Opportunities For Private Sector Investment In Climate Action In Sub-Saharan Africa

In May 2019, the PRINDCISSA project released a policy brief which provides recommendations for policymakers to incentivise stronger private sector participation in the implementation of Nationally Determined Contributions (NDCs). International and domestic private investment flows will be essential to assist African countries in funding the transition to a low-carbon, climate-resilient future. However, there are intrinsic political transformations that will need to take place to promote investment.

In the lead up to the UNFCCC Conference of the Parties (COP) 21 in Paris, all Sub-Saharan African (SSA) countries submitted comprehensive and quantifiable countrywide mitigation and adaptation targets. The targets contained in NDCs are mostly conditional upon support. The funding gap requires the mobilisation of large amounts of private finance, exceeding current investment flows into African economies. Further research reveals private sector investment barriers to funding climate action in SSA. Private sector investment momentum will become more attractive by addressing factors that make the policy environment more receptive to foreign investment. The leverage points in this complex system require committed political leadership to drive policy reforms, coupled with public sector risk finance to build investable project pipelines.

Renewable Energy in Africa Addresses Key Development Goals

Renewable energy is one area that has massive potential for addressing the key development goals in Africa. The NDCs of 52 out of 54 African countries mention renewable energy, however, more than half of the NDC renewable energy targets are conditional on countries receiving climate finance support.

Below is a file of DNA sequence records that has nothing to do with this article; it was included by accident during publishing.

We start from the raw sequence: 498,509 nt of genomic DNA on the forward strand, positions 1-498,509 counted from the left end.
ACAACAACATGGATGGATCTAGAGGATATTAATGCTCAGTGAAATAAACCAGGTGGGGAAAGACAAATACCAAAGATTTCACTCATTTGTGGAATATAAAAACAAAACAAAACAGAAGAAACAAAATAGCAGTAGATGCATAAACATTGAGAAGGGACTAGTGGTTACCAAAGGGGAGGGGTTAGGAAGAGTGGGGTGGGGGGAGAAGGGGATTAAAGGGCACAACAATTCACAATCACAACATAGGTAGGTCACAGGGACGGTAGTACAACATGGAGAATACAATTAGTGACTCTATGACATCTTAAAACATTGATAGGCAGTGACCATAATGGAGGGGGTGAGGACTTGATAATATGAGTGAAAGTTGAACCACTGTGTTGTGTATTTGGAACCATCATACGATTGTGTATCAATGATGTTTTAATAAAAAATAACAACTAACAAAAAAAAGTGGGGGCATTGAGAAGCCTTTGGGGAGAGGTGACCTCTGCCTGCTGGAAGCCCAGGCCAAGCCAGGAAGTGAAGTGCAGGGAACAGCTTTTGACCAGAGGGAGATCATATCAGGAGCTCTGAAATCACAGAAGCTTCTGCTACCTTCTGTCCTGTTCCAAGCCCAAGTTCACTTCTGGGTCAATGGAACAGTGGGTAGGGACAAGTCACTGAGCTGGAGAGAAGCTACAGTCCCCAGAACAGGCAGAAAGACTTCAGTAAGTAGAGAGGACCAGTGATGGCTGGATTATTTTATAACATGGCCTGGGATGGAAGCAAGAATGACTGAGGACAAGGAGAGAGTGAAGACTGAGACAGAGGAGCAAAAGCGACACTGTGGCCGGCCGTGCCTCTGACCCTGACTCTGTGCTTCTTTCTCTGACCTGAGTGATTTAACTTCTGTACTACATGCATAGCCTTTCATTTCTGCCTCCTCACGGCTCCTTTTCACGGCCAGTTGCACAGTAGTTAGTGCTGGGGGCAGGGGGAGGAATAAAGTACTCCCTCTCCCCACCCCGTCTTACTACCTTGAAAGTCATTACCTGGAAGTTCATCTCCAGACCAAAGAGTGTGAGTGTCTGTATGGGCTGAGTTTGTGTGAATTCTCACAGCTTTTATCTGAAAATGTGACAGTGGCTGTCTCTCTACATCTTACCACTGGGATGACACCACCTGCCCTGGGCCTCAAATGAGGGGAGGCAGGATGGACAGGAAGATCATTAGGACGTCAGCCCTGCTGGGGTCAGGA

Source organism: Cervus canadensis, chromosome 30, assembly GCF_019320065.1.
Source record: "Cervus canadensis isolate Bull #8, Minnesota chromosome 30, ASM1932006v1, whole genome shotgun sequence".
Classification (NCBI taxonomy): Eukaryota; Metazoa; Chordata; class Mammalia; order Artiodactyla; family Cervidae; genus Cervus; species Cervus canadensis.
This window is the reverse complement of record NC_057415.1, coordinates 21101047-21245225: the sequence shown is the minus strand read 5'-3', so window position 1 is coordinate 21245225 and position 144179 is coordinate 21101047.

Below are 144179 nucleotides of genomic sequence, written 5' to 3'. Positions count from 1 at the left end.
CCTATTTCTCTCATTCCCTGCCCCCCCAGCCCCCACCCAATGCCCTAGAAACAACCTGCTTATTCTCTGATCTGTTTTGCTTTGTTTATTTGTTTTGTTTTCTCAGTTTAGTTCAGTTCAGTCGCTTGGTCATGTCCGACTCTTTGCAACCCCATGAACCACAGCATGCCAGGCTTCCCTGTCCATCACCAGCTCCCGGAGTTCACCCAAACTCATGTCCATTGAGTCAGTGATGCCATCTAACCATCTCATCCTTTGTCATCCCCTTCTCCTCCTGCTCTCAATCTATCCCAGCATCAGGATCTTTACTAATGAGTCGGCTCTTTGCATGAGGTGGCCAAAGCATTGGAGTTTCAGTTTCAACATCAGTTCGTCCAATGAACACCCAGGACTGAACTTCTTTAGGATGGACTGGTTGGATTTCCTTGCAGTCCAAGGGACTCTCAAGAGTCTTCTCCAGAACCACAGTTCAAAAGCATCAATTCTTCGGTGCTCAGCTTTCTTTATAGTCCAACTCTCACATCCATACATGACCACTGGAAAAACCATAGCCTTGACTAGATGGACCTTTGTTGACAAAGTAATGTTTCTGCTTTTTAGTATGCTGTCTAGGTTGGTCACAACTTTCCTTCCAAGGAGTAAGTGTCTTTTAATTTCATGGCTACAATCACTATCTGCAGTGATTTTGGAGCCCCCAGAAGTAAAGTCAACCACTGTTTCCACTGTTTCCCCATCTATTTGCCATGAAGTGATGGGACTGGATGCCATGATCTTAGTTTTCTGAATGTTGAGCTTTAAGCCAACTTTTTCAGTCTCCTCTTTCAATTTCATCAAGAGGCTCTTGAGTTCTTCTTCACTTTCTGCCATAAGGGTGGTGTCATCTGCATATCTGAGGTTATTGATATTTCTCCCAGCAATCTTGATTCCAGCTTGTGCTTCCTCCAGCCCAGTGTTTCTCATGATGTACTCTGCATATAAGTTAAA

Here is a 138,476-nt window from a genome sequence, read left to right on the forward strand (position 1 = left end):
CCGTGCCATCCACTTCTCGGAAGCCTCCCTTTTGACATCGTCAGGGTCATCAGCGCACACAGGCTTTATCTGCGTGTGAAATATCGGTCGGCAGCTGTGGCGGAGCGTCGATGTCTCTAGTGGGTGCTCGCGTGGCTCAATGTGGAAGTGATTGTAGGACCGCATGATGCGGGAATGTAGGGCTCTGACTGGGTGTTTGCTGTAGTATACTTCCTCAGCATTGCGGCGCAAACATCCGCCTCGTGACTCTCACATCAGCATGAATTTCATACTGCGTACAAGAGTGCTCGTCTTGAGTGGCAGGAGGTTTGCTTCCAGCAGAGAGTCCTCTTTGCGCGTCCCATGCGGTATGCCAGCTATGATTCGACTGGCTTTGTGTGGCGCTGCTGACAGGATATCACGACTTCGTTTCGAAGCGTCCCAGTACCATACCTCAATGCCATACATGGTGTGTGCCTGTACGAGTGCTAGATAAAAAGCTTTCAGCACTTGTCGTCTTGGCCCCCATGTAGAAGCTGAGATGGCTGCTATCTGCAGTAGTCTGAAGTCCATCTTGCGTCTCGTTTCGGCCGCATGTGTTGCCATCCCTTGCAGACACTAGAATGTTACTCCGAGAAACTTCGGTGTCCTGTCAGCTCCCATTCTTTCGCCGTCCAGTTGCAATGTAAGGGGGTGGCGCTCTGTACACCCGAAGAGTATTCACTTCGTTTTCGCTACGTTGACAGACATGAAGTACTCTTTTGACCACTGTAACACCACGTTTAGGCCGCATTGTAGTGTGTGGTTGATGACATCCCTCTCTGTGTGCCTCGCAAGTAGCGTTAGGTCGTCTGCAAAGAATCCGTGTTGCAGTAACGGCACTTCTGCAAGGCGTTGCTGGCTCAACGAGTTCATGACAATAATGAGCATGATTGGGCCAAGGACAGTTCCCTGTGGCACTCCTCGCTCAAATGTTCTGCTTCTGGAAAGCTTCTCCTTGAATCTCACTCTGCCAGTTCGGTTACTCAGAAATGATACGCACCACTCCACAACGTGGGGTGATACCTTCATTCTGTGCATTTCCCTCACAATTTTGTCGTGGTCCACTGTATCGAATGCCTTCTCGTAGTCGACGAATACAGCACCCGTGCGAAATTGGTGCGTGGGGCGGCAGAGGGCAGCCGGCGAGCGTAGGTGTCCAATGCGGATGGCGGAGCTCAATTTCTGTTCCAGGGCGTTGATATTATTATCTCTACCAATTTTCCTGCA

The underdeveloped energy sector in SSA creates both opportunities and challenges for future development and future emissions reduction pathways. The rapid deployment of renewable energy, coupled with energy efficiency, can achieve around 90% of the global emission reductions in the energy sector needed by 2050, while at the same time advancing economic growth and development. Madagascar is one of the success stories in this regard as it has secured funding from the Green Climate Fund (GCF) to implement the first GCF-funded adaptation project in Africa, which aims to build a resilient rural economy through distributed renewable energy projects and improved farming techniques.

Policy Recommendations

The PRINDCISSA brief offers several policy recommendations, including:

  • Integrating NDC commitments into national development strategies
  • Strengthening the investment climate
  • Avoiding competition with the private sector
  • Promoting innovation and learning from success and failures
  • Engaging the private sector to implement NDC targets


Encouragingly, the international investor community with trillions of dollars under management is starting to face up to the challenges and opportunities associated with climate change. African public sector actors should engage with the investment community to build trust and understand areas of concern particularly related to transparency and governance to ensure that their countries secure a meaningful proportion of private finance for climate action.

Download the policy brief and please share widely: Opportunities for Private Sector Investment in Climate Action in Sub-Saharan Africa


The private sector finance for NDC implementation in sub-Saharan Africa (PRINDCISSA) project was financed by the Swedish Energy Agency and implemented by the Stockholm Environment Institute, Perspectives Climate Research, and SouthSouthNorth. To learn more, visit https://www.sei.org/projects-and-tools/projects/prindcissa-private-sector-finance-for-ndc-implementation-in-sub-saharan-africa/

The views expressed represent those of the authors and not the Swedish Energy Agency.